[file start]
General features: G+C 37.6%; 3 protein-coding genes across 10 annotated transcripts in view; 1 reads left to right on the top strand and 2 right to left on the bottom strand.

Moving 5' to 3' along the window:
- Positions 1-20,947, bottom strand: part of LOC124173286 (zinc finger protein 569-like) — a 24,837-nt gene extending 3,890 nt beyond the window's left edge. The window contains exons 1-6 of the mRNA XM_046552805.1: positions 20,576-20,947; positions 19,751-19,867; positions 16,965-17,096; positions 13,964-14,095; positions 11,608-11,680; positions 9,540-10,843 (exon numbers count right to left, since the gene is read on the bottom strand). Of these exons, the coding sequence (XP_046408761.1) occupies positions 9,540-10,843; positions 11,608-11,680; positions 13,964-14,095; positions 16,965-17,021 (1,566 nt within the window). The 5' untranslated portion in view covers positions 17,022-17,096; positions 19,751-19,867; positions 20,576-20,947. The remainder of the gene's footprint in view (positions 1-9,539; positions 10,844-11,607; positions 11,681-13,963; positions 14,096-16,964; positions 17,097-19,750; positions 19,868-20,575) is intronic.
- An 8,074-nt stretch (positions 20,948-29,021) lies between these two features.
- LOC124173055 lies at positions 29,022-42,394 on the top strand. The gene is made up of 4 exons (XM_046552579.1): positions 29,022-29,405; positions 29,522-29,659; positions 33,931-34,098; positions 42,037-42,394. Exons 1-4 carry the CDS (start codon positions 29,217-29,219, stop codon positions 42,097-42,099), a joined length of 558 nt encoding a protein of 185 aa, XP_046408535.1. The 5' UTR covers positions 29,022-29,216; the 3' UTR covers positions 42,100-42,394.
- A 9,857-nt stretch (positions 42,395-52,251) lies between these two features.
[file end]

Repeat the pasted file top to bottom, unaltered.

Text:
General features: G+C 37.6%; 3 protein-coding genes across 10 annotated transcripts in view; 1 reads left to right on the top strand and 2 right to left on the bottom strand.

Moving 5' to 3' along the window:
- Positions 1-20,947, bottom strand: part of LOC124173286 (zinc finger protein 569-like) — a 24,837-nt gene extending 3,890 nt beyond the window's left edge. The window contains exons 1-6 of the mRNA XM_046552805.1: positions 20,576-20,947; positions 19,751-19,867; positions 16,965-17,096; positions 13,964-14,095; positions 11,608-11,680; positions 9,540-10,843 (exon numbers count right to left, since the gene is read on the bottom strand). Of these exons, the coding sequence (XP_046408761.1) occupies positions 9,540-10,843; positions 11,608-11,680; positions 13,964-14,095; positions 16,965-17,021 (1,566 nt within the window). The 5' untranslated portion in view covers positions 17,022-17,096; positions 19,751-19,867; positions 20,576-20,947. The remainder of the gene's footprint in view (positions 1-9,539; positions 10,844-11,607; positions 11,681-13,963; positions 14,096-16,964; positions 17,097-19,750; positions 19,868-20,575) is intronic.
- An 8,074-nt stretch (positions 20,948-29,021) lies between these two features.
- LOC124173055 lies at positions 29,022-42,394 on the top strand. The gene is made up of 4 exons (XM_046552579.1): positions 29,022-29,405; positions 29,522-29,659; positions 33,931-34,098; positions 42,037-42,394. Exons 1-4 carry the CDS (start codon positions 29,217-29,219, stop codon positions 42,097-42,099), a joined length of 558 nt encoding a protein of 185 aa, XP_046408535.1. The 5' UTR covers positions 29,022-29,216; the 3' UTR covers positions 42,100-42,394.
- A 9,857-nt stretch (positions 42,395-52,251) lies between these two features.